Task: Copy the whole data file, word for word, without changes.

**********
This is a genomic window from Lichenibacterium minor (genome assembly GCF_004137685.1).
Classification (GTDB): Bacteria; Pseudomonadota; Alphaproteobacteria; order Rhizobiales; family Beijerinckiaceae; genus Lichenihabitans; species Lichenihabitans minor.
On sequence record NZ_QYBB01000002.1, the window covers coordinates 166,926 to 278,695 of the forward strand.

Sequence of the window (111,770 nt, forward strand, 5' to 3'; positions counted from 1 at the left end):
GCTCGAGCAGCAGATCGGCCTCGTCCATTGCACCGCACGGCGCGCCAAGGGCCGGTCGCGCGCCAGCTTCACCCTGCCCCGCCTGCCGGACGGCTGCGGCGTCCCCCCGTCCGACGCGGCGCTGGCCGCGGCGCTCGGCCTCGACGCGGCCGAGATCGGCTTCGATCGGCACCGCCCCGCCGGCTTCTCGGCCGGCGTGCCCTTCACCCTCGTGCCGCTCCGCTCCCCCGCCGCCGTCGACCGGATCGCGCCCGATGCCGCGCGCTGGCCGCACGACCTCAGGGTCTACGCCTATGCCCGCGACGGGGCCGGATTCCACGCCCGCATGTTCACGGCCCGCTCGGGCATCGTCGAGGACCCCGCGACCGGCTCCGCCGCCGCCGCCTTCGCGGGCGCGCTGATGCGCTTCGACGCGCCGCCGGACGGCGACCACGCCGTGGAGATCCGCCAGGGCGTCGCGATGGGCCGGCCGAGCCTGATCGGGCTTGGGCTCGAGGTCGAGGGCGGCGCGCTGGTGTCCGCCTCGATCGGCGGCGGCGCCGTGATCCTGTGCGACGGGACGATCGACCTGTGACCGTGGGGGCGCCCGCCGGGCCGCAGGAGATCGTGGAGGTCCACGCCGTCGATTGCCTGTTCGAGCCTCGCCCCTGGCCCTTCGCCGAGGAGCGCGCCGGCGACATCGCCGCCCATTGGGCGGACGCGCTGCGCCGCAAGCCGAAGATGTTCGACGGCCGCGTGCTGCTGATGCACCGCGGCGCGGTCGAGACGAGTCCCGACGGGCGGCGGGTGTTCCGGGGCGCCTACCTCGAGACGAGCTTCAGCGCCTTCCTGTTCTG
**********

This is a genomic window from Lichenibacterium minor (genome assembly GCF_004137685.1).
Classification (GTDB): Bacteria; Pseudomonadota; Alphaproteobacteria; order Rhizobiales; family Beijerinckiaceae; genus Lichenihabitans; species Lichenihabitans minor.
On sequence record NZ_QYBB01000002.1, the window covers coordinates 166,926 to 278,695 of the forward strand.

Sequence of the window (111,770 nt, forward strand, 5' to 3'; positions counted from 1 at the left end):
GCTCGAGCAGCAGATCGGCCTCGTCCATTGCACCGCACGGCGCGCCAAGGGCCGGTCGCGCGCCAGCTTCACCCTGCCCCGCCTGCCGGACGGCTGCGGCGTCCCCCCGTCCGACGCGGCGCTGGCCGCGGCGCTCGGCCTCGACGCGGCCGAGATCGGCTTCGATCGGCACCGCCCCGCCGGCTTCTCGGCCGGCGTGCCCTTCACCCTCGTGCCGCTCCGCTCCCCCGCCGCCGTCGACCGGATCGCGCCCGATGCCGCGCGCTGGCCGCACGACCTCAGGGTCTACGCCTATGCCCGCGACGGGGCCGGATTCCACGCCCGCATGTTCACGGCCCGCTCGGGCATCGTCGAGGACCCCGCGACCGGCTCCGCCGCCGCCGCCTTCGCGGGCGCGCTGATGCGCTTCGACGCGCCGCCGGACGGCGACCACGCCGTGGAGATCCGCCAGGGCGTCGCGATGGGCCGGCCGAGCCTGATCGGGCTTGGGCTCGAGGTCGAGGGCGGCGCGCTGGTGTCCGCCTCGATCGGCGGCGGCGCCGTGATCCTGTGCGACGGGACGATCGACCTGTGACCGTGGGGGCGCCCGCCGGGCCGCAGGAGATCGTGGAGGTCCACGCCGTCGATTGCCTGTTCGAGCCTCGCCCCTGGCCCTTCGCCGAGGAGCGCGCCGGCGACATCGCCGCCCATTGGGCGGACGCGCTGCGCCGCAAGCCGAAGATGTTCGACGGCCGCGTGCTGCTGATGCACCGCGGCGCGGTCGAGACGAGTCCCGACGGGCGGCGGGTGTTCCGGGGCGCCTACCTCGAGACGAGCTTCAGCGCCTTCCTGTTCTG